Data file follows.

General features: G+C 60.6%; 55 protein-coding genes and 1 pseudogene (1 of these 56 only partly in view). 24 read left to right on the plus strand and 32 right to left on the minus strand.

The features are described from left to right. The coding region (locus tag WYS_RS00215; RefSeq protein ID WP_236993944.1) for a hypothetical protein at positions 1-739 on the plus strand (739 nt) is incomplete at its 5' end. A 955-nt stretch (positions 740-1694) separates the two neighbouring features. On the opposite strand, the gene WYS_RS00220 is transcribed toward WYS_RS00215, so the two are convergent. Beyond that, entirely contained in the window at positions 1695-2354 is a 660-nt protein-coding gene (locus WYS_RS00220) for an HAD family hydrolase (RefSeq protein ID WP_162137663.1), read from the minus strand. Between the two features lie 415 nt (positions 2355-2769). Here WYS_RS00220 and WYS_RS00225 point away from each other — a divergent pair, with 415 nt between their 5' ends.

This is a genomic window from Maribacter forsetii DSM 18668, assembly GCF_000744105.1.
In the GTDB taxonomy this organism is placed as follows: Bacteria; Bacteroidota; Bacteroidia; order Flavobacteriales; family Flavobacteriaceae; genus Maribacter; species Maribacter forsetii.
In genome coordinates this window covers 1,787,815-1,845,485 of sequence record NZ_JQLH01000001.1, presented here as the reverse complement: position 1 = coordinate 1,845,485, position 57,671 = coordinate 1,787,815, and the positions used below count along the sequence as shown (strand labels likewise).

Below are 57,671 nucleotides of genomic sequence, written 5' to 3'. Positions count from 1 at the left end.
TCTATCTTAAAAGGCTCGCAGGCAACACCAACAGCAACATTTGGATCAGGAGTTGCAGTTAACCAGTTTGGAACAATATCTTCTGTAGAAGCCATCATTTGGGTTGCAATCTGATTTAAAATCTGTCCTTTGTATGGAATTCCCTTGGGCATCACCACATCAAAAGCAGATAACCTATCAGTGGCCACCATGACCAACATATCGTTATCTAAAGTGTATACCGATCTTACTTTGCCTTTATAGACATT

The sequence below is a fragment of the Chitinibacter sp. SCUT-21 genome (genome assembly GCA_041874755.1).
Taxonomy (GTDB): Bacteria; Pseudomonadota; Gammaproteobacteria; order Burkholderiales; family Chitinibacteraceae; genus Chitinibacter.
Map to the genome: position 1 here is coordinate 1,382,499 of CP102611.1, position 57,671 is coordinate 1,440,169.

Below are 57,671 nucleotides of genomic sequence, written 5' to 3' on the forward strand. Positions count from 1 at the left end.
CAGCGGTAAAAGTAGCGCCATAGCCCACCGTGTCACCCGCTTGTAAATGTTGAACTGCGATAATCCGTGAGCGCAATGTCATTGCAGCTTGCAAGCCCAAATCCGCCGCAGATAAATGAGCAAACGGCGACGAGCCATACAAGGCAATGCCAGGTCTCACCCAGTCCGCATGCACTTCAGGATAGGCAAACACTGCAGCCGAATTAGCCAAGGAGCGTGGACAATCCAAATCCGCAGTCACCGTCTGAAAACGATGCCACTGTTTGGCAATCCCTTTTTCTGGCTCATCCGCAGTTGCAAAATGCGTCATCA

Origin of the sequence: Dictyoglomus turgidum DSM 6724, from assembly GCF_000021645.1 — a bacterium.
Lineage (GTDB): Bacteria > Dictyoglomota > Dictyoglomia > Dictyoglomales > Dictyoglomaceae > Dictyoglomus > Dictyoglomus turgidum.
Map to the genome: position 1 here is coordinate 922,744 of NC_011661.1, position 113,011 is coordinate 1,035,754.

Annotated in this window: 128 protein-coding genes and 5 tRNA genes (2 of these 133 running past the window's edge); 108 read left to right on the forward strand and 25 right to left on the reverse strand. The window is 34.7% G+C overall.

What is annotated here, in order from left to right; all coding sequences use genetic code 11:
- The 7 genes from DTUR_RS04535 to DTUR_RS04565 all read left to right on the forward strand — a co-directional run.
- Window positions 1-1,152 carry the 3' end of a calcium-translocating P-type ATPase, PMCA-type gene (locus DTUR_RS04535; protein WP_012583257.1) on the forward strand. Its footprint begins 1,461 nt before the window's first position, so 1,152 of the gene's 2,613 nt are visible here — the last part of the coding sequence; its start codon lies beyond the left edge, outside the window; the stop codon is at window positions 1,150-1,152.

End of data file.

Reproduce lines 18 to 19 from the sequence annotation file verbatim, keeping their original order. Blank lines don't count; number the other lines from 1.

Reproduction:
- The 7 genes from DTUR_RS04535 to DTUR_RS04565 all read left to right on the forward strand — a co-directional run.
- Window positions 1-1,152 carry the 3' end of a calcium-translocating P-type ATPase, PMCA-type gene (locus DTUR_RS04535; protein WP_012583257.1) on the forward strand. Its footprint begins 1,461 nt before the window's first position, so 1,152 of the gene's 2,613 nt are visible here — the last part of the coding sequence; its start codon lies beyond the left edge, outside the window; the stop codon is at window positions 1,150-1,152.